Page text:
Filmed in my new home city of Liverpool – and on the former set of the soap opera Brookside! - Lawrence Gough’s low-budget chiller is set in a suburban cul-de-sac. When something goes on the rampage through the near-deserted houses, Special Forces seal off the close and threaten to shoot anyone leaving their house, leaving troubled mother Beth (Neve McIntosh) and her estranged daughter Jodie (Linzey Cocker), trapped on opposite sides of the close. Beth has one objective: to save her daughter. A taut, tense and brutal thriller with a cruel gut-punch of an ending.

5) Onibaba (1964)
Set in mediaeval Japan, Kaneto Shindo’s 1964 film centres on a mother and daughter-in-law survive by killing and robbing soldiers from the civil war that has torn the country apart. Their way of life is disrupted when a former neighbour comes home from the wars and begins a relationship with the daughter-in-law. Afraid that the younger woman will abandon her (making it impossible to keep robbing), the mother dons a demon mask taken from a murdered samurai and uses it to frighten the daughter-in-law away from her lover, switching between her identities as mother-in-law and onibaba (literally, ‘demon hag’). But then the mask becomes stuck to her face...

6) Banshee Chapter (2013)
Blair Erickson’s directorial debut weaves together recent American history (the MKULTRA project, where US citizens were used as guinea pigs for psychedelic drugs) and the works of H.P. Lovecraft. When James (Michael McMillian) disappears in mysterious circumstances after taking a rare drug used in the MKULTRA trials, his friend Anne (Katia Winter) sets out to find him. The trail leads to Thomas Blackburn (the ever-reliable Ted Levine) a Hunter S. Thompson-esque ‘60s author, who has his own supply of the drug, which enables the human mind to perceive different dimensions and the creatures that inhabit them. The only problem is that if you can see them… they can see you too.

7) Cold Prey (2006)
There aren’t many slasher movies I genuinely like, but this one, from Norwegian director Roar Uthaug is an exception. Five twenty-somethings go skiiing in the mountains: when one breaks his leg in an accident, they find shelter in a long-abandoned ski lodge – but they’re not alone. This one works for a bunch of reasons: the well-drawn characters (all superbly acted, especially by leading lady Ingrid Bolso Berdal, who won the Amanda – Norway’s equivalent of the Oscar – for the role) and the great location are a big part of it. Even though the threat is a hulking, skin-clad killer with a pick-axe, it has the atmosphere of a supernatural horror film, perhaps because there’s something almost archetypal, even mythic, about this tale of travellers who unwittingly trespass on a monster’s hidden mountain lair and incur its wrath. The sequel, Cold Prey: Resurrection, also starring Berdal, is almost as good, and makes up a fine double bill.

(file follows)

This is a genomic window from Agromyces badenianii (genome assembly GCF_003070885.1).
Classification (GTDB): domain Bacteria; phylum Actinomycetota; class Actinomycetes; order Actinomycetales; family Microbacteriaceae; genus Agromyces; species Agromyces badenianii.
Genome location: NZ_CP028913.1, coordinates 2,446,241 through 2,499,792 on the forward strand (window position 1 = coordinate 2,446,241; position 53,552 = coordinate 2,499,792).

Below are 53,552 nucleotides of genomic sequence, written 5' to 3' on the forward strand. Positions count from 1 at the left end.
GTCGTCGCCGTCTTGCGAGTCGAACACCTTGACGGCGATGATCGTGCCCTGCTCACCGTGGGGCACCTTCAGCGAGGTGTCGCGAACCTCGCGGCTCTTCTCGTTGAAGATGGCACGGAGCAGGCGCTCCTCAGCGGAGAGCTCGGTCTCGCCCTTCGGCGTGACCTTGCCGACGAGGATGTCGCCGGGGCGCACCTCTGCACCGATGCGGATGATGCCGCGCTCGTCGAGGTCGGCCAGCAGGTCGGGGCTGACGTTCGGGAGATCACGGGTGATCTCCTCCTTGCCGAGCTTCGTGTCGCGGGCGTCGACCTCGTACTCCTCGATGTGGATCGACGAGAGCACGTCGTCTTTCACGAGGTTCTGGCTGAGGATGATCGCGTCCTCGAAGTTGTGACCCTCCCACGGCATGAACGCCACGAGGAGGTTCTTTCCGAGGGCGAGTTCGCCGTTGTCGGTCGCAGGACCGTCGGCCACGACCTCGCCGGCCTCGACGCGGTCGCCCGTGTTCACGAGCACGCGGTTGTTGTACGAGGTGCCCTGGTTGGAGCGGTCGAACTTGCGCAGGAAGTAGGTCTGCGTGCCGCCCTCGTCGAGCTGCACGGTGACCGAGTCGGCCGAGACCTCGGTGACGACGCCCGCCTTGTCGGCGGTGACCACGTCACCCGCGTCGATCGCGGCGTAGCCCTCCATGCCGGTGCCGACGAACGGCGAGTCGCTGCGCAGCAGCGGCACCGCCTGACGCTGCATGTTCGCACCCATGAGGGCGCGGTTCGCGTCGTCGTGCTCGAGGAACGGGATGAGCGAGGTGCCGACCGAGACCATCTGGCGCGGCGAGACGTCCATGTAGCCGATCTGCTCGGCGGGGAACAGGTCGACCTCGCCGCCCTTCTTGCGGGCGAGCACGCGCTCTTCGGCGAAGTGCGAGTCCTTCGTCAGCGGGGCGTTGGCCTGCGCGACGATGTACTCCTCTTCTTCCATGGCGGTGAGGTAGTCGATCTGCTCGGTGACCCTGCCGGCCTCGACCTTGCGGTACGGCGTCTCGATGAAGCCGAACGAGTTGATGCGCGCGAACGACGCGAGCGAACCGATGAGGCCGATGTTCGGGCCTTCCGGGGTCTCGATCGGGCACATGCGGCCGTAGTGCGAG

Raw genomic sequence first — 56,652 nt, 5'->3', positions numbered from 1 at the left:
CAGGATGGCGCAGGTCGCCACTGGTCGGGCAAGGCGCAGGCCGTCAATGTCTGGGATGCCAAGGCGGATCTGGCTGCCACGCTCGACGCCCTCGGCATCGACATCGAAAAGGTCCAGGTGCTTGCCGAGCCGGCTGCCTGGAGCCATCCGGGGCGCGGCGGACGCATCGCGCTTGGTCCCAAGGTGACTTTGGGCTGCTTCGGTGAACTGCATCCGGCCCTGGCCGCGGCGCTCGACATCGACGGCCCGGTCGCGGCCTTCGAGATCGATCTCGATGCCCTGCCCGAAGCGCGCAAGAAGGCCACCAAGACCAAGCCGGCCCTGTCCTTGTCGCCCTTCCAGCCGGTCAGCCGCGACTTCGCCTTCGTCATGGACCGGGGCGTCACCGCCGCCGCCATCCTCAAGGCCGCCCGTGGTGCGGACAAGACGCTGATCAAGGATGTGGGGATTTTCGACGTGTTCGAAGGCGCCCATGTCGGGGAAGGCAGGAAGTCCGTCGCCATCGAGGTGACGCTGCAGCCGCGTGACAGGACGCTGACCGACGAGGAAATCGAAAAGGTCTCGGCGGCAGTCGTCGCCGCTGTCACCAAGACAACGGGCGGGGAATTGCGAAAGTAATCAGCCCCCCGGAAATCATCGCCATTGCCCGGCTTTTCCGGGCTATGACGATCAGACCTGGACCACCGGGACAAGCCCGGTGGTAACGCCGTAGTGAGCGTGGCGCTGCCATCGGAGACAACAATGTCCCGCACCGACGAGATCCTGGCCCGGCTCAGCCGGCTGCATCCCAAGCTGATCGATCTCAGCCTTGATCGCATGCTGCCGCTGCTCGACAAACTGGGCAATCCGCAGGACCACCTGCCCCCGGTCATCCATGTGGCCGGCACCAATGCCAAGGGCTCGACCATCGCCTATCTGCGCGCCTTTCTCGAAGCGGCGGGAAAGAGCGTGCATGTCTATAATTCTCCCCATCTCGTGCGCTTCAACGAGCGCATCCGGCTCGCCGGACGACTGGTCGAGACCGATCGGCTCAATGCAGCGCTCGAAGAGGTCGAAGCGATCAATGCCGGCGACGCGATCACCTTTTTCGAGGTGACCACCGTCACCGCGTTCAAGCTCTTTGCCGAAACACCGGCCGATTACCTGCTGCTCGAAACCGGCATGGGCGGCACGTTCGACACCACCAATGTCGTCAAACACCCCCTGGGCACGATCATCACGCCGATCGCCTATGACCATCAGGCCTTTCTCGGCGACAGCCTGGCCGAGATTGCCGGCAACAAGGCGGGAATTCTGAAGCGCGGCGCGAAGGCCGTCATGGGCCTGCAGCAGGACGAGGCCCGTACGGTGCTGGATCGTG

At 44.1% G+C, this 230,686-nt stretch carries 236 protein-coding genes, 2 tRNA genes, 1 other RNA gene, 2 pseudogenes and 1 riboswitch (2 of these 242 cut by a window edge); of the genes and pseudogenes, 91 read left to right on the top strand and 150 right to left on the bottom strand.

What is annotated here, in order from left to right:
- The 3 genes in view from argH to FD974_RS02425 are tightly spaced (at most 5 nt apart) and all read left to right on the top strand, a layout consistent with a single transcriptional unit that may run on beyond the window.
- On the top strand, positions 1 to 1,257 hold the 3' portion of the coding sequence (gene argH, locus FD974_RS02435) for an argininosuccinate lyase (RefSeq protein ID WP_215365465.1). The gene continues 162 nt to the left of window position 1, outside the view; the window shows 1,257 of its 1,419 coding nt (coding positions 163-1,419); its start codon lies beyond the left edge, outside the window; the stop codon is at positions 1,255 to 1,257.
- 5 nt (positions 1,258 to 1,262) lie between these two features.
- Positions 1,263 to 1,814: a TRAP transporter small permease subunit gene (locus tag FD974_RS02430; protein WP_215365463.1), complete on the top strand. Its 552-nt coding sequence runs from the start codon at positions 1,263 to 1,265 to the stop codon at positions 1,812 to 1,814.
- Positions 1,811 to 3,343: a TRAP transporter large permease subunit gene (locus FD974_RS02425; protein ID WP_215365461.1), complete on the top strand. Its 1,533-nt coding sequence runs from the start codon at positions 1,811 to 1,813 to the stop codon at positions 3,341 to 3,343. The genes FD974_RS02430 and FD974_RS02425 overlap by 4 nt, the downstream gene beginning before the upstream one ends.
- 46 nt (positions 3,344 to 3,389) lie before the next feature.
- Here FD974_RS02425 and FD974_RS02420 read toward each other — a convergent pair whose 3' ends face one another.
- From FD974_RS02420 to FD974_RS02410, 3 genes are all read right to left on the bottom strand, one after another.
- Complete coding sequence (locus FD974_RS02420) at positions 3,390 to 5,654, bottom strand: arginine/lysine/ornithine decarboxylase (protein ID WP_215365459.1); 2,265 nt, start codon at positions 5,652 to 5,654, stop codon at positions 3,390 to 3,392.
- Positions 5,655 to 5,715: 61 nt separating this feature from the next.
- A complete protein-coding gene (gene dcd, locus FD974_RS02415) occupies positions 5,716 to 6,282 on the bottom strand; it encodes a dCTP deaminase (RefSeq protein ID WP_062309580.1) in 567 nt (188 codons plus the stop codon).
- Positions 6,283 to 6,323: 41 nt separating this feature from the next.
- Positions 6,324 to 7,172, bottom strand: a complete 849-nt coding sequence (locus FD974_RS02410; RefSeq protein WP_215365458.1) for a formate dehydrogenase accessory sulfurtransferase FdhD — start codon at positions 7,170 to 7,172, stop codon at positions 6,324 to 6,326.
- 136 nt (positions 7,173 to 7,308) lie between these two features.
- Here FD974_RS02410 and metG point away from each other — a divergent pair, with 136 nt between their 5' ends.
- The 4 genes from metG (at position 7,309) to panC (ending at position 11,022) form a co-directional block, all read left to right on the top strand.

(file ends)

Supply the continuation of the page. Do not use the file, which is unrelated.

8) Entity (2012)
Not to be confused with the 1982 Barbara Hershey film. In a Siberian forest, a documentary crew led by journalist Kate (Charlotte Riley) and guided by local cop Yuri (Branko Tomovic) close in on a clearing where thirty-six bodies were found, their identities and cause of death unknown. Psychic Ruth (Dervla Kirwan) leads them to Sadovich, a derelict Cold War research facility where suspected psychics were subjected to inhuman experiments to develop their powers. Their unquiet, tormented ghosts remain: but so does another one, known only as Mischka. He’s angry, and he wants revenge… Steve Stone’s movie offers both dread and jump scares, amped up by excellent sound design, so watch this one with the volume up.

9) The Awakening (2011)
Written by Stephen (Ghostwatch) Volk and with a cast including Rebecca Hall, Dominic West, Imelda Staunton, Isaac Hempstead-Wright and Shaun Dooley (who also appears in No.4 on this list, Salvage), The Awakening is set in the years following World War One, when the fascination with spiritualism is at its height. Florence Cathcart (Hall) is a professional ghost-hunter, whose mission in life is to expose fake mediums and debunk the supernatural. Then Robert Mallory (West) seeks her out to investigate a ghost at the all boys’ school where he teaches. Florence finds herself confronting not only a genuine haunting, but the secrets of her own past.